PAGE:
All of this needs to come from the top down. Corporate executives must take ownership for increasing technical women’s participation. If they don’t, it won’t happen.  Managers must review data at every level of the pipeline with the executive management. What you measure you will change. Most importantly, as Sanders says, “this can’t be lip service and can’t be delegated to mid-management — and certainly not to the technical women themselves to solve. Make it clear why it’s not just a quota issue or an arbitrary mandate but a critical innovation and business imperative.”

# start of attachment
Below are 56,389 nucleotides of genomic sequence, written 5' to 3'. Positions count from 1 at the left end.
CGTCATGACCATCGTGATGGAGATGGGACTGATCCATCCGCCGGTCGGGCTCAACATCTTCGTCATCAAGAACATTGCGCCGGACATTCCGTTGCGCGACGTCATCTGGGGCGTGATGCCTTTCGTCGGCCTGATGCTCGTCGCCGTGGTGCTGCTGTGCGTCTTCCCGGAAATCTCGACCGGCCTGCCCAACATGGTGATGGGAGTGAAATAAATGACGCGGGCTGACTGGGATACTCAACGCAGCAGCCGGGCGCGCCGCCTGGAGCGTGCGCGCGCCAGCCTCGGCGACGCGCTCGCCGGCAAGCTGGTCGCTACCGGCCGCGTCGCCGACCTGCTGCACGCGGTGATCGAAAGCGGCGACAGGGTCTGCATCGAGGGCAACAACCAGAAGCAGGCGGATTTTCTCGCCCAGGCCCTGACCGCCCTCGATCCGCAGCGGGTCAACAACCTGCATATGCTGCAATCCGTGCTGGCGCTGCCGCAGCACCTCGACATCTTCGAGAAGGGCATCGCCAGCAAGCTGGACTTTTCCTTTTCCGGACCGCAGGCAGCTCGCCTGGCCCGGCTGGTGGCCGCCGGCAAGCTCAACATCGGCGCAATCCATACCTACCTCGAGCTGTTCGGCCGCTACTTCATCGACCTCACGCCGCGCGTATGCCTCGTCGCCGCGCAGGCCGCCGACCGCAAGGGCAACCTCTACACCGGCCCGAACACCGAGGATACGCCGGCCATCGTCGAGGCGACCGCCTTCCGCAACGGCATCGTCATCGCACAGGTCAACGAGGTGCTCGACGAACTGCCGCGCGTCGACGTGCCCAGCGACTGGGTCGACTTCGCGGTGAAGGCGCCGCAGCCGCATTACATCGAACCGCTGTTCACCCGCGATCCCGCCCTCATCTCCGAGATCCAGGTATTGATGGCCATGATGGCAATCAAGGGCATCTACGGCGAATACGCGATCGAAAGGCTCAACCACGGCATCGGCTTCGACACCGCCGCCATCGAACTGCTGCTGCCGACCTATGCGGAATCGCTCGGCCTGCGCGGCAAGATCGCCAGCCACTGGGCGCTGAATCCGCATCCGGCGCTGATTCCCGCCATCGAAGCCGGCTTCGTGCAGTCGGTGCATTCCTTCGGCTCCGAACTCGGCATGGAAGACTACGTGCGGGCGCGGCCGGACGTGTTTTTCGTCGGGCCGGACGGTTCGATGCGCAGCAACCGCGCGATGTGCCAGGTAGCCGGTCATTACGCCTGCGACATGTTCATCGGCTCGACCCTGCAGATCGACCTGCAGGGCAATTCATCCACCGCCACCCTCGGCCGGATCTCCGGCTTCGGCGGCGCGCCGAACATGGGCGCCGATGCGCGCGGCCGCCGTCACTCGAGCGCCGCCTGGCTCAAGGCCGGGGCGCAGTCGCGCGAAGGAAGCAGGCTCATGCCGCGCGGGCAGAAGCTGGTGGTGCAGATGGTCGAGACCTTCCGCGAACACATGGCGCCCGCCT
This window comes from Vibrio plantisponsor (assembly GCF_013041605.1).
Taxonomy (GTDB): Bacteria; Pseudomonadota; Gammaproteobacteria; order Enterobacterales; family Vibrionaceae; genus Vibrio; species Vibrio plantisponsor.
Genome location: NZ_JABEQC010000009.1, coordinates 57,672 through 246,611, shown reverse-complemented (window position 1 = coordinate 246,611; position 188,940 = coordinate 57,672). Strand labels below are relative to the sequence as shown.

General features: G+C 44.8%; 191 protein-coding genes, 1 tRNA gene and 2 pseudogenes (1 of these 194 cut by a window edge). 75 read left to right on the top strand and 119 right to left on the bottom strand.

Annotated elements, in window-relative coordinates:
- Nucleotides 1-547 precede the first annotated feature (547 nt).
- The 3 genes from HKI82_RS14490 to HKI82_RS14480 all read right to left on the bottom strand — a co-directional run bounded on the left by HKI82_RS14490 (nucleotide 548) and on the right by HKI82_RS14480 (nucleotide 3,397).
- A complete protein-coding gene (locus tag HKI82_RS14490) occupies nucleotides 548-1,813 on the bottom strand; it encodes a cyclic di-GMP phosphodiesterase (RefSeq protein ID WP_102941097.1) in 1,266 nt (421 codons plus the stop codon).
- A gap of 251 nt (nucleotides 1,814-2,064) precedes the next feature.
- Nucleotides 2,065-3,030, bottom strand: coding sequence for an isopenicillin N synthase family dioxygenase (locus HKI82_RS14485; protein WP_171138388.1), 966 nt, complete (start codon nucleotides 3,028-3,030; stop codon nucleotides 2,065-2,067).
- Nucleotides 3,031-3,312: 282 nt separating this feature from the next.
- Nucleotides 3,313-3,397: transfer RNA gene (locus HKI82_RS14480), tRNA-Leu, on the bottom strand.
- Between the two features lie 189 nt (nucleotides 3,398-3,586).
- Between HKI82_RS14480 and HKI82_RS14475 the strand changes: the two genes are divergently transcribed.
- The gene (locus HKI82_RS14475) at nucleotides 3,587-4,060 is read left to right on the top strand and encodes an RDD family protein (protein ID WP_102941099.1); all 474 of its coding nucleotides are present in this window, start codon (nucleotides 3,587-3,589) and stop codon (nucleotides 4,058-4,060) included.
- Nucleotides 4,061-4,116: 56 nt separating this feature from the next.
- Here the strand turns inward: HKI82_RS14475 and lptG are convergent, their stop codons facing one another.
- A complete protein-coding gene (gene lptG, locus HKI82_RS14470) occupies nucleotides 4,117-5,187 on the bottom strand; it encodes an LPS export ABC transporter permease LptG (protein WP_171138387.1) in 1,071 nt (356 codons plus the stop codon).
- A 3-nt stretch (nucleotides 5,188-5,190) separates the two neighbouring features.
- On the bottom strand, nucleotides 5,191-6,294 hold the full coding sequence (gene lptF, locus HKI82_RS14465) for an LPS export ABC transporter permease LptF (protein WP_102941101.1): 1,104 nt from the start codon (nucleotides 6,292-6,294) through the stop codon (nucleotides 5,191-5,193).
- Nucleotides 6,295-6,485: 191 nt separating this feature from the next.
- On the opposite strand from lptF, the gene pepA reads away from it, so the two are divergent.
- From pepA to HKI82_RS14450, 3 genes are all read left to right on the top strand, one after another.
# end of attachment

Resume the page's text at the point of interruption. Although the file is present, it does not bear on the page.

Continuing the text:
One final note. It is important to recognize the changing demographics in the U.S. The current majority of school kids in many states comprises members of racial and ethnic minorities. Too often a focus on ‘women’ has meant affluent, white women. We need to make sure that company culture and practices are welcoming to African American women, Latinas, and Asian American women. They are an important part of the future of innovation and of the future of this country.

Vivek Wadhwa is a fellow at the Rock Center for Corporate Governance at Stanford University, director of research at the Center for Entrepreneurship and Research Commercialization at Duke’s engineering school and distinguished scholar at Singularity and Emory universities. His past appointments include Harvard Law School and University of California Berkeley.